When industrialized fishing vessels remove more seafood from the sea than the people can replenish, this is known as overfishing. Getting as much seafood as possible may seem like a good idea at the time, but overfishing is a bad idea in the long run. Thousands of fisheries are on the verge of exceeding this limit. A trophic cascade can be triggered by threatened and endangered species. When an ecosystem loses too many individuals of a single organism, the creatures that rely on it for sustenance, get hungry. If the missing creature is a predator, its prey population explodes, depleting the prey's food supply. This vicious cycle will continue until the ecology is completely depleted.

Overfishing not only causing imbalance to our oceans, but is also killing it.

Illegal Fishing

Because of the substantial harmful impacts on seas, several fishing activities have been rendered banned. However, not all harmful fishing techniques are prohibited everywhere. Various sorts of gear are prohibited in different nations, regions, and states. When these rules are broken, it can have serious consequences for the environment. Fishermen and industrial fishing organizations may, for example, resort to immature fish that are under the legal size limit in an overfished region. This prevents the population of that species of fish from increasing. If this cycle continues, the region may eventually be devoid of fish, if not all life.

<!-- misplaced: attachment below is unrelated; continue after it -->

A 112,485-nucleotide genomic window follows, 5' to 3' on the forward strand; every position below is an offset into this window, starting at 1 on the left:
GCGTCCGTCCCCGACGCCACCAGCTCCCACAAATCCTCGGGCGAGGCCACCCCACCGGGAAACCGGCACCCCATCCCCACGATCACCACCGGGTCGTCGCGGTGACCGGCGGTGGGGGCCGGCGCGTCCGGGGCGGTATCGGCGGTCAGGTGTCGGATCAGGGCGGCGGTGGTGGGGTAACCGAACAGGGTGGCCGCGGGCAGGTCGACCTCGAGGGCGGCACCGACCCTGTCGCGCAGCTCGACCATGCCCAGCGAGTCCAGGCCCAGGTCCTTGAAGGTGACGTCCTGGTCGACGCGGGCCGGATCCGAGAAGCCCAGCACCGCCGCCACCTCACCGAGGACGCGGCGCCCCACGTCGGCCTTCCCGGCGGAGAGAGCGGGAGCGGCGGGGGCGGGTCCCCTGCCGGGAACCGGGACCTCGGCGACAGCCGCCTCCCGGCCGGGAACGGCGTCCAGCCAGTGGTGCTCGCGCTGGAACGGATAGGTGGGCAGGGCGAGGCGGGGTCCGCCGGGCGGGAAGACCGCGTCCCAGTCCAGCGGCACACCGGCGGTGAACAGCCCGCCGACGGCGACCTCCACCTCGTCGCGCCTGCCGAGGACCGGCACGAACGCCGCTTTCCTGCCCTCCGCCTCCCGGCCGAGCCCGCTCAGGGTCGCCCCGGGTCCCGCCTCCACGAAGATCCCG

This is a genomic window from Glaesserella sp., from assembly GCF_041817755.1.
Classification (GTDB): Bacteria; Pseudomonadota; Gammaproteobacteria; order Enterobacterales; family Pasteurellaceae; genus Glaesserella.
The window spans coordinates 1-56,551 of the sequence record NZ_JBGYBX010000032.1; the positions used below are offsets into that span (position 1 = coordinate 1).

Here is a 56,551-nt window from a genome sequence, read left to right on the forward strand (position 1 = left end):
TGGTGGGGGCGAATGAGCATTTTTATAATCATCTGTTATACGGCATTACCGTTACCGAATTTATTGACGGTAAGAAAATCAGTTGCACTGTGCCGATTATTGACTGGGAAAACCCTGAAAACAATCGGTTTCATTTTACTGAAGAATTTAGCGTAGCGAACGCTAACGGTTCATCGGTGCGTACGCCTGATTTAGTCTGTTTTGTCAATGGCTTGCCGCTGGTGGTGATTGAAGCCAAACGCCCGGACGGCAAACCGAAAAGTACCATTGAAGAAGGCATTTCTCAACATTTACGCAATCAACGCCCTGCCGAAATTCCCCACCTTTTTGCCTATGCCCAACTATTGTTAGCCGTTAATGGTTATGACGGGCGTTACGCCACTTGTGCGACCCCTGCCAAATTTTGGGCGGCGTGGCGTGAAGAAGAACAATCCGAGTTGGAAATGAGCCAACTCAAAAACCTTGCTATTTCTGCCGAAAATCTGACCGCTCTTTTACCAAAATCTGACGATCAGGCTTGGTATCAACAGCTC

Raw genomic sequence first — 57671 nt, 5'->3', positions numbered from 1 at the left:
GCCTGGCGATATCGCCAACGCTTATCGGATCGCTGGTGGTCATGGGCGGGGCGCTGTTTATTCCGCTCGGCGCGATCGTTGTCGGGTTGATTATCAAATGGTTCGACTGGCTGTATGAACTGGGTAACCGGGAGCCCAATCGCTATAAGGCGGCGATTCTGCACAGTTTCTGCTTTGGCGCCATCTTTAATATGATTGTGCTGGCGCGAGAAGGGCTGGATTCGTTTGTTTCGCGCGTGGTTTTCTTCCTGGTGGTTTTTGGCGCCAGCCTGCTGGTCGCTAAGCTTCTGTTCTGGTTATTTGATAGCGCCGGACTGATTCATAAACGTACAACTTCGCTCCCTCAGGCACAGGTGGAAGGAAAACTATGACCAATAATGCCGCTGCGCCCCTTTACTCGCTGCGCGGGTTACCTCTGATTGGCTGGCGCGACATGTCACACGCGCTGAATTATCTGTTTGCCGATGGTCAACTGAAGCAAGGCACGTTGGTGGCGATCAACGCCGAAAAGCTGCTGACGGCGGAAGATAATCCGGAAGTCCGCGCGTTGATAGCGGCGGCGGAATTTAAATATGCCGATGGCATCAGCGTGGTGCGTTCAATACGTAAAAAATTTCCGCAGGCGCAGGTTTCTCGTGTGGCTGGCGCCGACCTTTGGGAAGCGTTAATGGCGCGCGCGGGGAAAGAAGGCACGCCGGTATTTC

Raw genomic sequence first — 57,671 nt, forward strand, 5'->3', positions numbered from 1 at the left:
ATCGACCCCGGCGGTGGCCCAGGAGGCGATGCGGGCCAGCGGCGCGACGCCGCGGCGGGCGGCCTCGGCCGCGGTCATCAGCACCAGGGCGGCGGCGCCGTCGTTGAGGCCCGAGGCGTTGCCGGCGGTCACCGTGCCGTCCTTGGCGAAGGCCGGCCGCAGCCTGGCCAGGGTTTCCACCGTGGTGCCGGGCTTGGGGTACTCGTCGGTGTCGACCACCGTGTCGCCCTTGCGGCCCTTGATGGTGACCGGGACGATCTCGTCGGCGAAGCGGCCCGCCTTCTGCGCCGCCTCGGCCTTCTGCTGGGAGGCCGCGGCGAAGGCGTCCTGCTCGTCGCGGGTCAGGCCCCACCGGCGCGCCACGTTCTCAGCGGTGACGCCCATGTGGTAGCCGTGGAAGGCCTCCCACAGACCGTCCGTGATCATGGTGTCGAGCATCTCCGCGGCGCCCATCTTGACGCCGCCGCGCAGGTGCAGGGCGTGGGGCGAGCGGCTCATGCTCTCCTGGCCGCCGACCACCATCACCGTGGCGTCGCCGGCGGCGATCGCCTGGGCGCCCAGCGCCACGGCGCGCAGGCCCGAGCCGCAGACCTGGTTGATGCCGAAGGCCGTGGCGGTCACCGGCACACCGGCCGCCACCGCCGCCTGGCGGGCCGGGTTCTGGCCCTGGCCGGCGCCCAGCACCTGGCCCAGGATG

When fisheries catch fish that aren't the target species, this is known as by-catch. By-catch is sometimes discarded by fishermen, who then toss the damaged creatures back into the sea. In many fisheries, just half of the fish caught is kept! By-catch is sometimes kept by fishing enterprises because it is valuable. Shark fins, for example, are highly prized, thus when a shark is taken as a by-catch, its fins are often cut and retained, resulting in the shark's death. Shrimp fisheries, which take up to six pounds of by-catch for every pound of shrimp, are one of the major contributors to the problem of by-catch. Bycatch can injure animals, contribute to population losses, and obstruct population recovery in species including dolphins, sea turtles, protected fish, and whales. Other fisheries-related implications on marine animals include the elimination of their preferred prey and, in certain cases, habitat destruction. According to the best available statistics, 17-22% U.S. catch is wasted every year, despite the fact that bycatch data is frequently old and erroneous. Bycatch in the United States might total 2 billion pounds per year, which is equal to the yearly catch of several other fishing nations around the world.